Health desk -2 May 2021: Uganda imposed a lockdown in March 2020 to curb the spread of COVID-19. Yakobo Kahesi, 35, must double his community outreach efforts to help sick refugees gain access to Kampala Medical services. The capital of Uganda is home to more than 90,000 refugees.
Yakobo said: “As a front-line health worker, I made the choice to enter and leave the community and save lives.” Yakobo has a public health background and has more than 10 years of experience in dealing with refugees. He currently serves as the African Humanitarian Action (AHA). The medical business manager, the partner is a partner organization of UNHCR, UNHCR.
With the support of UNHCR and the WHO COVID-19 Solidarity Emergency Fund, AHA can help Kampala refugees access primary health care, tertiary health care, sexual and reproductive health, HIV/AIDS treatment, and community health. During the lockdown, their work has become more important because patients face more challenges in entering the hospital and urgently needed life-saving medical care.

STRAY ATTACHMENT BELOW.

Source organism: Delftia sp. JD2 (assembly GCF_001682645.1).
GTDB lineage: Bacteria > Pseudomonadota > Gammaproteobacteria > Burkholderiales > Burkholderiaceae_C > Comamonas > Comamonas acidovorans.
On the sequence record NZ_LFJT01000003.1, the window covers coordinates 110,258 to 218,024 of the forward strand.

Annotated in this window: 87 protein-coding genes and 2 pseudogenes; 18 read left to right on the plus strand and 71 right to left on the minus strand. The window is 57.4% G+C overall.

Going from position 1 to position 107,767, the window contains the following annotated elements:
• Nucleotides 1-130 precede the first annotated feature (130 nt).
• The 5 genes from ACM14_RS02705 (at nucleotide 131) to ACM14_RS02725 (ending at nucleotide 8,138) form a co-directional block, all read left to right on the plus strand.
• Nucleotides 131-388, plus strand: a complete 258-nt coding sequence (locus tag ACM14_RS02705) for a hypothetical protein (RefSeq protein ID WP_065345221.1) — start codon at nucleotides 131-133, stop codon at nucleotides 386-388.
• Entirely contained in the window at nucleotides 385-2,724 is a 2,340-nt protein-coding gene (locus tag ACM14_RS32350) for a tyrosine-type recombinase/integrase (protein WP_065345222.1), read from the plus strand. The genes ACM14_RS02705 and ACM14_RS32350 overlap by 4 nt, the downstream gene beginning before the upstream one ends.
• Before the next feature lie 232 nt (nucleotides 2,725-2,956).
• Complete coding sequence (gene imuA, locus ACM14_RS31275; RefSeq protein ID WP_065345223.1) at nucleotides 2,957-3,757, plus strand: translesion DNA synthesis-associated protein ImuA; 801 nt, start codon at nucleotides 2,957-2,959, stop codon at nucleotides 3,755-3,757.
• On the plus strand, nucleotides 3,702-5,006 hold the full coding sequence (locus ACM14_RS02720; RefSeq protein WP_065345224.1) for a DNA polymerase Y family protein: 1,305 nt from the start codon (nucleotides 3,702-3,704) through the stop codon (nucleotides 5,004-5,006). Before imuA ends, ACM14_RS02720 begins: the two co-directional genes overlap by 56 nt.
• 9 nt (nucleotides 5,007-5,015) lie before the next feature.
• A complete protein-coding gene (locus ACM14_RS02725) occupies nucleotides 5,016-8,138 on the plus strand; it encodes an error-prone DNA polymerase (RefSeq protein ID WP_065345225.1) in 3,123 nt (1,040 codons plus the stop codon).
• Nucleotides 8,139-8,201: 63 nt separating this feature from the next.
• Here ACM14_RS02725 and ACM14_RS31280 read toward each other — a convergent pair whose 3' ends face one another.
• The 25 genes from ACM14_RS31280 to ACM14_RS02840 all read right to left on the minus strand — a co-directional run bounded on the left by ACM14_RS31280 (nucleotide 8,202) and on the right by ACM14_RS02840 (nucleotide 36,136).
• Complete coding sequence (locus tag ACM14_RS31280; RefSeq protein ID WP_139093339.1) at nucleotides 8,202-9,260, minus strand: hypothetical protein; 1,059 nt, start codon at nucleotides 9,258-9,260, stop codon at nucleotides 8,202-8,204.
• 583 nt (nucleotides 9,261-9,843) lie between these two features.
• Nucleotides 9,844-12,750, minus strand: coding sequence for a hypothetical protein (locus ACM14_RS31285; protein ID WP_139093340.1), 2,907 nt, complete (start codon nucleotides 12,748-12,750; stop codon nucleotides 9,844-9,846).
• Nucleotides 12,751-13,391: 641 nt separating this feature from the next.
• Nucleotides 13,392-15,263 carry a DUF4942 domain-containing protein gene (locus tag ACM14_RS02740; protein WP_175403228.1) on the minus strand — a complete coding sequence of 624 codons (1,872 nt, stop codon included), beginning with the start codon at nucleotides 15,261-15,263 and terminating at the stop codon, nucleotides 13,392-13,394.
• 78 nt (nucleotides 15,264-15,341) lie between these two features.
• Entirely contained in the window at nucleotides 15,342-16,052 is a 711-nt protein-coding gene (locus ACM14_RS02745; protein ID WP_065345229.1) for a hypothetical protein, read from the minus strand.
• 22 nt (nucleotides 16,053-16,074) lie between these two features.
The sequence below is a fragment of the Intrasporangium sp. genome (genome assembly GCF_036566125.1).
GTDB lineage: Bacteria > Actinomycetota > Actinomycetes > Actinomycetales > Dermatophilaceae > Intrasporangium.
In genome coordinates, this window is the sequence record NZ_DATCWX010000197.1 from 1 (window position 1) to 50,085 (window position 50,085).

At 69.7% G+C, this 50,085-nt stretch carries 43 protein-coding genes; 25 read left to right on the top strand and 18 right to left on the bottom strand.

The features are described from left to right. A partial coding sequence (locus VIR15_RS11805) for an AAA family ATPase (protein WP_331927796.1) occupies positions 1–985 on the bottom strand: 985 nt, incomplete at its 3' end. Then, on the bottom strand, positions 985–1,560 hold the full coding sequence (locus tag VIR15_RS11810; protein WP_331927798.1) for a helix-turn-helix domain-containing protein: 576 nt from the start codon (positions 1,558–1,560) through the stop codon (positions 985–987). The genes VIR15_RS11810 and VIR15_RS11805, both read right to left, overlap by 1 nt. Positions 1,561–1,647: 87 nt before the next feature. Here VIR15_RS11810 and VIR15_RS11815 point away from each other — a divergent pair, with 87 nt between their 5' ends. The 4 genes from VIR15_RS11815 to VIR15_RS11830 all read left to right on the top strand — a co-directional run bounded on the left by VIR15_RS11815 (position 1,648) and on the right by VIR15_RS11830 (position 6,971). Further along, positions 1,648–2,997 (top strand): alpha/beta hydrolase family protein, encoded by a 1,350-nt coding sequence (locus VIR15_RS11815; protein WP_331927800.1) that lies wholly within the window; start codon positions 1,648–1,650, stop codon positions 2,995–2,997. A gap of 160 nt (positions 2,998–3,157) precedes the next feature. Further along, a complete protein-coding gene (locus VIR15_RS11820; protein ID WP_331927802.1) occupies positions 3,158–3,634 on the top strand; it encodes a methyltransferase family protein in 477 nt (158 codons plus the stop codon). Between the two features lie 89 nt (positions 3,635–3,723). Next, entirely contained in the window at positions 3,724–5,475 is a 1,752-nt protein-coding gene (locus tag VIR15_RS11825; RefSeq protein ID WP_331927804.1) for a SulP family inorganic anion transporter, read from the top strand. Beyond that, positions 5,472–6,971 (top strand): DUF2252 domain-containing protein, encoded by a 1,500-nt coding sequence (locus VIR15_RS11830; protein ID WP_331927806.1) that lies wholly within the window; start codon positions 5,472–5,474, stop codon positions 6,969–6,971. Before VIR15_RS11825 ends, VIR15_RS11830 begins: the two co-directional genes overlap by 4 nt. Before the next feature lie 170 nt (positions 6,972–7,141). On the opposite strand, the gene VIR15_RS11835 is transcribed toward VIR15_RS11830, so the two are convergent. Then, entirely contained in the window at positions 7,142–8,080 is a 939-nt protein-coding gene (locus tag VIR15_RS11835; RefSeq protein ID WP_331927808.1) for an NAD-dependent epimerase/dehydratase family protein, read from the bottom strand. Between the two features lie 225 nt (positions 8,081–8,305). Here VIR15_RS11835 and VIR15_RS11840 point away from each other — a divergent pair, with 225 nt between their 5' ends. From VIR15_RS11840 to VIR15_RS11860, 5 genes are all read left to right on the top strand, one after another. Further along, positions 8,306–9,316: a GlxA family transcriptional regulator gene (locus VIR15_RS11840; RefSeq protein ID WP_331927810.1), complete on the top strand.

Uganda hosts 1.4 million refugees, most of whom are from South Sudan, the Democratic Republic of Congo and Burundi. 94% of refugees live in settlements in northern and southwestern Uganda, while 6% live in Kampala. By the end of March 2021, Uganda had registered a total of 40,751 COVID-19 cases. Among them were 398 refugees, 384 recovered and 7 died. The Ministry of Health launched a vaccination campaign in mid-March 2021, aiming to provide immunizations for 49% of the population, including refugees. During the entire lock-in period from March 2020 to May 2020, AHA provided patients with a shuttle service from home to the hospital and paid the bills of refugees who needed emergency treatment in private medical institutions. Through UNHCR, the WHO COVID-19 Solidarity Emergency Fund also helps AHA invest in awareness-raising activities to sensitize refugees to the risks and safety measures of COVID-19. The AHA was able to increase the number of village health team (VHT) volunteers to 230 and reach out to refugees in the most affected city of Kampala. These community-based health workers played a vital role during the pandemic, sharing life-saving information with the community, reporting positive cases and conducting contact tracking.